involved. They are subject to a wide range of rules, including those set out in the four
Geneva Conventions and Additional Protocol I.

Non-international armed conflicts are those restricted to the territory of a single State,
involving either regular armed forces fighting groups of armed dissidents, or armed groups
fighting each other. A more limited range of rules apply to internal armed conflicts and are
laid down in Article 3 common to the four Geneva Conventions as well as in Additional
Protocol II.

It is important to differentiate between International Humanitarian Law and human rights law.
While some of their rules are similar, these two bodies of law have developed separately and
are contained in different treaties. In particular, human rights law – unlike International
Humanitarian Law – applies in peacetime, and many of its provisions may be suspended
during an armed conflict.

What does International Humanitarian Law cover?

International Humanitarian Law covers two areas:

y the protection of those who are not, or no longer, taking part in fighting;

y restrictions on the means of warfare – in particular weapons – and the methods of


warfare, such as military tactics.

What is “protection”?

International Humanitarian Law protects those who do not take part in the fighting, such as
civilians and medical and religious military personnel. It also protects those who have ceased
to take part, such as wounded, shipwrecked and sick combatants, and prisoners of war.

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These categories of person are entitled to respect for their lives and for their physical and
mental integrity. They also enjoy legal guarantees. They must be protected and treated
humanely in all circumstances, with no adverse distinction.

More specifically: it is forbidden to kill or wound an enemy who surrenders or is unable to


fight; the sick and wounded must be collected and cared for by the party in whose power
they find themselves. Medical personnel, supplies, hospitals and ambulances must all be
protected.

There are also detailed rules governing the conditions of detention for prisoners of war and
the way in which civilians are to be treated when under the authority of an enemy power.
This includes the provision of food, shelter and medical care, and the right to exchange
messages with their families.

The law sets out a number of clearly recognizable symbols which can be used to identify
protected people, places and objects. The main emblems are the red cross, the red crescent
and the symbols identifying cultural property and civil defence facilities.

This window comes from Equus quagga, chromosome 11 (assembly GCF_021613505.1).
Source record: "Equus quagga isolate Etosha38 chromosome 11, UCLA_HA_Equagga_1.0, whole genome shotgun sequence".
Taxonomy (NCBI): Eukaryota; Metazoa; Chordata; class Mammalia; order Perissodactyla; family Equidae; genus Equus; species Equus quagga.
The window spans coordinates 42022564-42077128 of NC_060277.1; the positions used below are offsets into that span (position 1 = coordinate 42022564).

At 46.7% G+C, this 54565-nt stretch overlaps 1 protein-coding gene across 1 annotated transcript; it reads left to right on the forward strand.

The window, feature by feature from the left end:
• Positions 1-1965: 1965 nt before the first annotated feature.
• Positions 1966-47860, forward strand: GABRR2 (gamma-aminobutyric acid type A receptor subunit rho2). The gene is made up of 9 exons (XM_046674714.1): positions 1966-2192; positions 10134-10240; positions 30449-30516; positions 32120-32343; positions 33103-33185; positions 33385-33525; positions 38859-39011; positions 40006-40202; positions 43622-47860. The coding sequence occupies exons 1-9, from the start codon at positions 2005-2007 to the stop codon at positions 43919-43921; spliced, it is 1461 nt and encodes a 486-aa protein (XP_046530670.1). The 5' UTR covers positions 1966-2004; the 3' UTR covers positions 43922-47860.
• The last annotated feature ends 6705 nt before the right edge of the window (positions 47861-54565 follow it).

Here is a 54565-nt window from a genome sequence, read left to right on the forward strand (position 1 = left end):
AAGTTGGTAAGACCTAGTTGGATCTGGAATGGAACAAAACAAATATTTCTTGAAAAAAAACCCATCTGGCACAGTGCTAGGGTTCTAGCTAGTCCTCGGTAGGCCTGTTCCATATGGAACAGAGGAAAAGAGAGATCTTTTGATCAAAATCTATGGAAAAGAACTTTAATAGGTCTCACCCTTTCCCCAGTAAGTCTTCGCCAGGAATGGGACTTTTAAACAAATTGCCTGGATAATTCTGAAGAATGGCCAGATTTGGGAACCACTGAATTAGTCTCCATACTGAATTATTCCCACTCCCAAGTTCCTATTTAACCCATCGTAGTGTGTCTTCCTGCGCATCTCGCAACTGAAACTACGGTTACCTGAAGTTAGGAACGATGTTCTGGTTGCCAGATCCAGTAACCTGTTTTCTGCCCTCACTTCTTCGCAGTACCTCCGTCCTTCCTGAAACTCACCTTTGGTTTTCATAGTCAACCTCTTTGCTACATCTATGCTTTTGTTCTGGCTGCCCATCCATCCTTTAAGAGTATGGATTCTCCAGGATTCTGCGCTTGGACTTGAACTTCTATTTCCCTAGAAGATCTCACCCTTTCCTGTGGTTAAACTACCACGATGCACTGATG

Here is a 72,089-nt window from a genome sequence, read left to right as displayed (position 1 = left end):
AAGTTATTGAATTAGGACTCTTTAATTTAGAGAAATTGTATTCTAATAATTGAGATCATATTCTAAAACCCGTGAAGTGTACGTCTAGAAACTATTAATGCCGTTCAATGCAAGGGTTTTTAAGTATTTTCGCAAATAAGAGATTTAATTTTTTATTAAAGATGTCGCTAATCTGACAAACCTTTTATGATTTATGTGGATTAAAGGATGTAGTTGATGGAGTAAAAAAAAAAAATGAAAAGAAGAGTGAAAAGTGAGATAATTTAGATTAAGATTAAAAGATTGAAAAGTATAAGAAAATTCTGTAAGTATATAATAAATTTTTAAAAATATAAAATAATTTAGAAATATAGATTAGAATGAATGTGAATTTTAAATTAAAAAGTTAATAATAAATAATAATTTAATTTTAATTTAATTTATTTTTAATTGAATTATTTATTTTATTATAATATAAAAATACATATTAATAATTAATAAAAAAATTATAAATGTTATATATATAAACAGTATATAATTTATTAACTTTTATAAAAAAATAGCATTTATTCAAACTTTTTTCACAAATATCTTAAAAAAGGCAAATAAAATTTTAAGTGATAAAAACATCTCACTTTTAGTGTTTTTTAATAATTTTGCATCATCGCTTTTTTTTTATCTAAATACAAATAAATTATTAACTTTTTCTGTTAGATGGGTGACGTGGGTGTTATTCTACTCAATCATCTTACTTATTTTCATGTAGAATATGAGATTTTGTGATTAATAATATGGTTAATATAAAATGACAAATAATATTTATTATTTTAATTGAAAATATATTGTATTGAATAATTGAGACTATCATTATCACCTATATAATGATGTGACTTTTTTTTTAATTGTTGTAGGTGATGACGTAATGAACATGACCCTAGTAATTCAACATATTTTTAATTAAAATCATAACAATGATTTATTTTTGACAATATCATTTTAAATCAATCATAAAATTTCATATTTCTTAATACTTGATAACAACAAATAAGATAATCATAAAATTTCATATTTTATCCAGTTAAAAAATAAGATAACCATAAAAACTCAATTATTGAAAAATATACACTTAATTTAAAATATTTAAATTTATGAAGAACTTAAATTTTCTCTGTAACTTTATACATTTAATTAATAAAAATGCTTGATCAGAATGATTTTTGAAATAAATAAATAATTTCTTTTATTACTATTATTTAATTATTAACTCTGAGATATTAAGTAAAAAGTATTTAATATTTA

What restrictions are there on weapons and tactics?

International Humanitarian Law prohibits all means and methods of warfare which:

y fail to discriminate between those taking part in the fighting and those, such as civilians,
who are not, the purpose being to protect the civilian population, individual civilians and
civilian property;

y cause superfluous injury or unnecessary suffering;

y cause severe or long-term damage to the environment.

Humanitarian law has therefore banned the use of many weapons, including exploding
bullets, chemical and biological weapons, blinding laser weapons and anti-personnel mines.

Is International Humanitarian Law actually complied with?

Sadly, there are countless examples of violation of International Humanitarian Law.


Increasingly, the victims of war are civilians. However, there are important cases where

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International Humanitarian Law has made a difference in protecting civilians, prisoners, the
sick and the wounded, and in restricting the use of barbaric weapons.

Given that this body of law applies during times of extreme violence, implementing the law
will always be a matter of great difficulty. That said, striving for effective compliance remains
as urgent as ever.

What should be done to implement the law?

Measures must be taken to ensure respect for International Humanitarian Law. States have
an obligation to teach its rules to their armed forces and the general public. They must
prevent violations or punish them if these nevertheless occur.

In particular, they must enact laws to punish the most serious violations of the Geneva
Conventions and Additional Protocols, which are regarded as war crimes. The States must
also pass laws protecting the red cross and red crescent emblems.

Measures have also been taken at an international level: tribunals have been created to
punish acts committed in two recent conflicts (the former Yugoslavia and Rwanda). An
international criminal court, with the responsibility of repressing inter alia war crimes, was
created by the 1998 Rome Statute.

Whether as individuals or through governments and various organizations, we can all


make an important contribution to compliance with International Humanitarian Law.

2. International Humanitarian Law and International Human Rights Law


Similarities and differences

Both International Humanitarian Law (IHL) and international human rights law (IHRL) strive to
protect the lives, health and dignity of individuals, albeit from a different angle. It is therefore
not surprising that, while very different in formulation, the essence of some of the rules is
similar, if not identical. For example, the two bodies of law aim to protect human life, prohibit
torture or cruel treatment, prescribe basic rights for persons subject to a criminal justice
process, prohibit discrimination, comprise provisions for the protection of women and